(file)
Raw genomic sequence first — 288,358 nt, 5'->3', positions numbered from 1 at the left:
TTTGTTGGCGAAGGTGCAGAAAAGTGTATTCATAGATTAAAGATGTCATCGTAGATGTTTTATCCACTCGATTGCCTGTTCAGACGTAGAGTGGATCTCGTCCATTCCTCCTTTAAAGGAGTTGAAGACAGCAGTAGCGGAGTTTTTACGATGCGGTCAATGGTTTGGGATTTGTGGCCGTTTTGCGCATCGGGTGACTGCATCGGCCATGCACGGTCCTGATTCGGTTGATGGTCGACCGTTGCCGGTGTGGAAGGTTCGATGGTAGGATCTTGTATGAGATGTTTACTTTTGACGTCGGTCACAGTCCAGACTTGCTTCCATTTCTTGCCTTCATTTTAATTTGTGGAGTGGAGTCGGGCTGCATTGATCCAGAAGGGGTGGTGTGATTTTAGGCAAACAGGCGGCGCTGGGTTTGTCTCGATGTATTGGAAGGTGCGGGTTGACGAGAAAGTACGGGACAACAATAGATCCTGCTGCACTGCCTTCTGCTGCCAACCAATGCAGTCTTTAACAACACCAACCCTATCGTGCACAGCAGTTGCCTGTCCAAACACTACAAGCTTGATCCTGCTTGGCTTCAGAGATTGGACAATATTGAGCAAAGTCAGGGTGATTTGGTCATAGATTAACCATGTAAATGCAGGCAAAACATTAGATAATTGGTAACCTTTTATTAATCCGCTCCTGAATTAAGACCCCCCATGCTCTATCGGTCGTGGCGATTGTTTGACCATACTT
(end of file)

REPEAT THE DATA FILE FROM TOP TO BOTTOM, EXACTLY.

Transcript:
Raw genomic sequence first — 288,358 nt, 5'->3', positions numbered from 1 at the left:
TTTGTTGGCGAAGGTGCAGAAAAGTGTATTCATAGATTAAAGATGTCATCGTAGATGTTTTATCCACTCGATTGCCTGTTCAGACGTAGAGTGGATCTCGTCCATTCCTCCTTTAAAGGAGTTGAAGACAGCAGTAGCGGAGTTTTTACGATGCGGTCAATGGTTTGGGATTTGTGGCCGTTTTGCGCATCGGGTGACTGCATCGGCCATGCACGGTCCTGATTCGGTTGATGGTCGACCGTTGCCGGTGTGGAAGGTTCGATGGTAGGATCTTGTATGAGATGTTTACTTTTGACGTCGGTCACAGTCCAGACTTGCTTCCATTTCTTGCCTTCATTTTAATTTGTGGAGTGGAGTCGGGCTGCATTGATCCAGAAGGGGTGGTGTGATTTTAGGCAAACAGGCGGCGCTGGGTTTGTCTCGATGTATTGGAAGGTGCGGGTTGACGAGAAAGTACGGGACAACAATAGATCCTGCTGCACTGCCTTCTGCTGCCAACCAATGCAGTCTTTAACAACACCAACCCTATCGTGCACAGCAGTTGCCTGTCCAAACACTACAAGCTTGATCCTGCTTGGCTTCAGAGATTGGACAATATTGAGCAAAGTCAGGGTGATTTGGTCATAGATTAACCATGTAAATGCAGGCAAAACATTAGATAATTGGTAACCTTTTATTAATCCGCTCCTGAATTAAGACCCCCCATGCTCTATCGGTCGTGGCGATTGTTTGACCATACTT